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16 Nugent, A.P. 2005. Health properties of resistant starch. British Nut rition Foundation 30.1: 27 54. Stewart, Maria, Soma Nikhanj, Derek Timm, et al. 2012. Evaluation of the Effect of Four Fibers on Laxation, Gastrointestinal Tolerance and Serum Markers in Healthy Humans. Annals of Nutrition and Metabolism 56: 91 98. Maki, Kevin C., Lisa M. Sanders, Matthew S. Reeves, Valerie N. Kaden, et al.2009. Beneficial effects of resistant starch on laxation in healthy adults. International Journal of Food Sciences and Nutrition 60.S4: 296 305. Ogden, Cynthia L., Margaret D. C arroll, Brian K. Kit, et al. "Prevalence of Obesity in the United States, 2009 2010." National Center for Health Statistics Data Brief 82. (2012): 1 8. Web. 12 Feb. 2013. . "Diabetes Statistics." Americ an Diabetes Association American Diabetes Association, 26 Jan 2011. Web. 12 Feb 2013. . "§ 101.81 Health claims: Soluble fiber from certain foods and risk of coronary heart disease (CHD).." U.S. Food and Drug Administration Electronic Code of Federal Regulations, 8 Feb 2013. Web. 12 Feb 2013. . Instit ute of Medicine; Food and Nutrition Board. Dietary Reference Intakes: energy, carbohydrates, fiber, fat, fatty acids, cholesterol, protein and amino acids. Washington (DC): National Academies Press; 2005.

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17 Table 1: Gastrointestinal Symptom Scores (1= Very Mild, 10= Very Severe) based on Daily Questionnaire Scores of Participants Control Mean (n=13) Treatment Mean (n=13) P Value Flatulence 2.3 2.2 NS Bloating 0.72 0.94 NS Intestinal Noises 1.2 1.1 NS Abdominal Cramping 0.37 0.85 NS Overall Well being 0.055 0.10 NS Table 2: Stool Averages and Stool Frequency for both Control and Treatment Groups Control Average #stools/day Treatment Average #stools/day Control Average Weight of Stool Treatment Average Weight of Stool St. Deviation Between Stool Averages RS39 2 1.6 138.71g 146.49g 5.50 RS40 1.8 2 135.12g 151.67g 11.7 RS41 1.6 0.8 139.49g 163.43g 16.9 RS42 0.4 0.8 186.95g 170.73g 11.5 RS43 1 0.8 214.22g 189.2g 17.7 RS44 1 0.8 209.08g 134.58g 52.7 RS45 1 1.2 93.38g 104.83g 8.10 RS46 1.4 2 145.70g 184.08g 27.1 RS47 0.8 0.8 99.85g 153.78g 38.1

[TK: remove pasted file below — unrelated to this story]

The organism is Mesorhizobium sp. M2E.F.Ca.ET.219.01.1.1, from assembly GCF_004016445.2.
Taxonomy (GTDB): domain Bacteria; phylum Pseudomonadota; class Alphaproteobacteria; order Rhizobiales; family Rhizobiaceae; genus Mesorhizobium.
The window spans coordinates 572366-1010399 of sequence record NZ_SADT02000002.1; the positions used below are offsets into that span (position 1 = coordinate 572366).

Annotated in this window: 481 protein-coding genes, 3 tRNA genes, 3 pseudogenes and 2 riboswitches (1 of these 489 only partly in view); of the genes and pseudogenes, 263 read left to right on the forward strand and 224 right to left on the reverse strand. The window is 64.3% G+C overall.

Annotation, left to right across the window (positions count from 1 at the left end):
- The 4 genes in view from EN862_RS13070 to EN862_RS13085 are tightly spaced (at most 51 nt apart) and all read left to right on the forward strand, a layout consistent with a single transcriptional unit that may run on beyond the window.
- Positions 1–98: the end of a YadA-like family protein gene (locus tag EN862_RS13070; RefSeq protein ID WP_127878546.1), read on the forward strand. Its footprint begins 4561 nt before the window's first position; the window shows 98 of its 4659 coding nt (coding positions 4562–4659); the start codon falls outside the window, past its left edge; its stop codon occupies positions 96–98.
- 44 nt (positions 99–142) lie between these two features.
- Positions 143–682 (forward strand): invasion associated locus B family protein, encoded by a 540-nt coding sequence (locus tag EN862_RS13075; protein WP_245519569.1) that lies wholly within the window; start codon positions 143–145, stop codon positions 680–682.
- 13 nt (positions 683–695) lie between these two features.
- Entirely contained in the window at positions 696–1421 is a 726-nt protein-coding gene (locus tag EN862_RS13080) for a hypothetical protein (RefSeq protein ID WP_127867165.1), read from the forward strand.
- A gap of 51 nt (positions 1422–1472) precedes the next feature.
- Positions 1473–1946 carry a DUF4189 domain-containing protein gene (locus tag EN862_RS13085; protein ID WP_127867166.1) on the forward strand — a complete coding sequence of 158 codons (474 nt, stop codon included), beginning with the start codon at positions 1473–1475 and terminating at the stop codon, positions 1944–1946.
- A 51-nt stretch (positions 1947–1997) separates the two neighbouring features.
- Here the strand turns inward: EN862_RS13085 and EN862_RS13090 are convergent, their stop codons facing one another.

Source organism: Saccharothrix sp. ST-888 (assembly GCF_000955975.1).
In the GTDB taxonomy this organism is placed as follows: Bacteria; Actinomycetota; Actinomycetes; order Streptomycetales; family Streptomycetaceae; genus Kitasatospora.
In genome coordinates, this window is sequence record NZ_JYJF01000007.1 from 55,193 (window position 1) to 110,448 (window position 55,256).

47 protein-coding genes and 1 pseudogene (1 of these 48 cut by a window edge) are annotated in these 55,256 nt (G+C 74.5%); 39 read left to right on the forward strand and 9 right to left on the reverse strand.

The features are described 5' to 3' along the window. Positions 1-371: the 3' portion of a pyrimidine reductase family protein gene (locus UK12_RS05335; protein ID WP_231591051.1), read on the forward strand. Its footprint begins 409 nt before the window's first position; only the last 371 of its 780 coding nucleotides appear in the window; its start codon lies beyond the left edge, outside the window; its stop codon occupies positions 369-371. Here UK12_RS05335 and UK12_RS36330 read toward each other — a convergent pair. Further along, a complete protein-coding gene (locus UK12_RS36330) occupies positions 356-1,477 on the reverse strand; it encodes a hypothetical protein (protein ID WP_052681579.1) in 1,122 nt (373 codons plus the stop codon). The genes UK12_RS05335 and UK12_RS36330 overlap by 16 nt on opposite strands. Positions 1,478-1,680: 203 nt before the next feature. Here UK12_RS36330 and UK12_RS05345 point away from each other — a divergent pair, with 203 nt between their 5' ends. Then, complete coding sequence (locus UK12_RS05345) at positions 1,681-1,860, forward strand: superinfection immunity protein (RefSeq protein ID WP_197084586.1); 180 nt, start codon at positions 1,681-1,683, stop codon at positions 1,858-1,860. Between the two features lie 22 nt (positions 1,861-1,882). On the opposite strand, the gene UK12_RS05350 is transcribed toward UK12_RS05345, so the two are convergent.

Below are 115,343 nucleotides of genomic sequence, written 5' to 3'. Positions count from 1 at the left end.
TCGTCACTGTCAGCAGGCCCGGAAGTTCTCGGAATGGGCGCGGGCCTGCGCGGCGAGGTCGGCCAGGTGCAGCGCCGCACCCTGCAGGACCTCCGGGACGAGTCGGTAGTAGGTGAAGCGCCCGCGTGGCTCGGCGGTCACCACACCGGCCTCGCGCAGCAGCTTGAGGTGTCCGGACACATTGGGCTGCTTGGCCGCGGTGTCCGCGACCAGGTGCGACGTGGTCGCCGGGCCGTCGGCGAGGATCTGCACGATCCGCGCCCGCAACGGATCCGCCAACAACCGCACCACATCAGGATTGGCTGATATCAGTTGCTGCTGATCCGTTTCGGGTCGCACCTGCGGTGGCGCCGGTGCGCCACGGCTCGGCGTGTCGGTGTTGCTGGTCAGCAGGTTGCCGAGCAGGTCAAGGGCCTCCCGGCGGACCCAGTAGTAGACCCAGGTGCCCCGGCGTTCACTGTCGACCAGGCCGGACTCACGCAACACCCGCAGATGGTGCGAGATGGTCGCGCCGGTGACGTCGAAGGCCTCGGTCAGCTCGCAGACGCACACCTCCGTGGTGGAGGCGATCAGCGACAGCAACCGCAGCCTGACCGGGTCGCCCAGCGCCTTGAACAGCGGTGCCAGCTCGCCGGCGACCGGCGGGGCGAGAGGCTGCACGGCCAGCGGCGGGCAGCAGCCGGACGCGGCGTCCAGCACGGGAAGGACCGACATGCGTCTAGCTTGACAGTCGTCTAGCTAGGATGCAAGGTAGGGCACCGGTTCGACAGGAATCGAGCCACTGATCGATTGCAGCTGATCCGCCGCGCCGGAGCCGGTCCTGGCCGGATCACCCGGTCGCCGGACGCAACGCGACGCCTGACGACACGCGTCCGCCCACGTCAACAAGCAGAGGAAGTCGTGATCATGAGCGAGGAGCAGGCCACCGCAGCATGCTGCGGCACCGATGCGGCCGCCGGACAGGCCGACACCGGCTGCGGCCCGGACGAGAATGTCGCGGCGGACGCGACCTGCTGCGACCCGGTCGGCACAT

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18 RS48 0.8 0.8 144.18g 126.9g 12.2 RS49 0.6 1 247.73g 135.22g 79.5 RS50 1 1 218.7g 286.96g 48.3 RS51 1 0.8 134.84g 96.9g 26.8 Total Average 14.4 14.4 155.32g 158.49g 2.24 Table 3: Participant Demographic Table N=13 (6 male, 7 female) Average St. Deviation Height 182.05 cm 5.586 Pre treatment Weight 70.8 kg 6.3639 Treatment Weight 71.75 kg 6.0104 BMI 21.48 0.5515 Age 21.5 yrs 0.7071

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19 Appendix A

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29 Appendix B

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30 Appendix C

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31 Appendix D

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32 Appendix E

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34 Appendix F

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36 Appendix G